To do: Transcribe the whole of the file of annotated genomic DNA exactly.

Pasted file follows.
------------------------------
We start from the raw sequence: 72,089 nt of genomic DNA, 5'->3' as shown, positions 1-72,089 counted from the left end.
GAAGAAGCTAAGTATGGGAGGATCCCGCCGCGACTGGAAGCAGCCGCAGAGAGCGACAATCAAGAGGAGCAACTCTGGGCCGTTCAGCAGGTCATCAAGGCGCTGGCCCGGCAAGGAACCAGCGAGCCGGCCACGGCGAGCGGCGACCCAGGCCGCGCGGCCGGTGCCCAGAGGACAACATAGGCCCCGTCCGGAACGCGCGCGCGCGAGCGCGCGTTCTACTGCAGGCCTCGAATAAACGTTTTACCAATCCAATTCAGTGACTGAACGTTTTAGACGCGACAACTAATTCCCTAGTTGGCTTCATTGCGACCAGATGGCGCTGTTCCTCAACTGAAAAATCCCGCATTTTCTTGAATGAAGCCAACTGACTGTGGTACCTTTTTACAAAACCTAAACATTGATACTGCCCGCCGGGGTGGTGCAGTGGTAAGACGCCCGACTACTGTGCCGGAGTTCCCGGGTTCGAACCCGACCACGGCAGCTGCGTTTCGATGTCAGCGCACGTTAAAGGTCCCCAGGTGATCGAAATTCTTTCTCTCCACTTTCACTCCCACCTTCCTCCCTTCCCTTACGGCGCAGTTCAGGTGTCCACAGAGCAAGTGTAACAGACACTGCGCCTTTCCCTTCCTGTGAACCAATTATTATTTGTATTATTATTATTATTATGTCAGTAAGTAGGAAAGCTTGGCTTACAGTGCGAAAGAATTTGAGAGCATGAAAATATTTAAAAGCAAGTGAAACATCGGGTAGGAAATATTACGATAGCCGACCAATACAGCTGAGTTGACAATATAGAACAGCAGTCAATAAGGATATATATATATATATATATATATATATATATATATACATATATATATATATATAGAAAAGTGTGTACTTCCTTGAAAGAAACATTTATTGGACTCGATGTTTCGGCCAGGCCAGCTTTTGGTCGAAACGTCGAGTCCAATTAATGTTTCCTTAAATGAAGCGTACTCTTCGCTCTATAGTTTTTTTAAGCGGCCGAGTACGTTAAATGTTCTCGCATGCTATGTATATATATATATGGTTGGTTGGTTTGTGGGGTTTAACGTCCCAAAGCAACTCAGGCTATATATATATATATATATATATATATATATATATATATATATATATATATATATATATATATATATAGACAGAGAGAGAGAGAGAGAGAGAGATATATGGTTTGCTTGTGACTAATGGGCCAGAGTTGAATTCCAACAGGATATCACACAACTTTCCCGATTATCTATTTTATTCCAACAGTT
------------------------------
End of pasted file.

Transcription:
We start from the raw sequence: 72,089 nt of genomic DNA, 5'->3' as shown, positions 1-72,089 counted from the left end.
GAAGAAGCTAAGTATGGGAGGATCCCGCCGCGACTGGAAGCAGCCGCAGAGAGCGACAATCAAGAGGAGCAACTCTGGGCCGTTCAGCAGGTCATCAAGGCGCTGGCCCGGCAAGGAACCAGCGAGCCGGCCACGGCGAGCGGCGACCCAGGCCGCGCGGCCGGTGCCCAGAGGACAACATAGGCCCCGTCCGGAACGCGCGCGCGCGAGCGCGCGTTCTACTGCAGGCCTCGAATAAACGTTTTACCAATCCAATTCAGTGACTGAACGTTTTAGACGCGACAACTAATTCCCTAGTTGGCTTCATTGCGACCAGATGGCGCTGTTCCTCAACTGAAAAATCCCGCATTTTCTTGAATGAAGCCAACTGACTGTGGTACCTTTTTACAAAACCTAAACATTGATACTGCCCGCCGGGGTGGTGCAGTGGTAAGACGCCCGACTACTGTGCCGGAGTTCCCGGGTTCGAACCCGACCACGGCAGCTGCGTTTCGATGTCAGCGCACGTTAAAGGTCCCCAGGTGATCGAAATTCTTTCTCTCCACTTTCACTCCCACCTTCCTCCCTTCCCTTACGGCGCAGTTCAGGTGTCCACAGAGCAAGTGTAACAGACACTGCGCCTTTCCCTTCCTGTGAACCAATTATTATTTGTATTATTATTATTATTATGTCAGTAAGTAGGAAAGCTTGGCTTACAGTGCGAAAGAATTTGAGAGCATGAAAATATTTAAAAGCAAGTGAAACATCGGGTAGGAAATATTACGATAGCCGACCAATACAGCTGAGTTGACAATATAGAACAGCAGTCAATAAGGATATATATATATATATATATATATATATATATATATACATATATATATATATATAGAAAAGTGTGTACTTCCTTGAAAGAAACATTTATTGGACTCGATGTTTCGGCCAGGCCAGCTTTTGGTCGAAACGTCGAGTCCAATTAATGTTTCCTTAAATGAAGCGTACTCTTCGCTCTATAGTTTTTTTAAGCGGCCGAGTACGTTAAATGTTCTCGCATGCTATGTATATATATATATGGTTGGTTGGTTTGTGGGGTTTAACGTCCCAAAGCAACTCAGGCTATATATATATATATATATATATATATATATATATATATATATATATATATATATATATATATATATAGACAGAGAGAGAGAGAGAGAGAGAGATATATGGTTTGCTTGTGACTAATGGGCCAGAGTTGAATTCCAACAGGATATCACACAACTTTCCCGATTATCTATTTTATTCCAACAGTT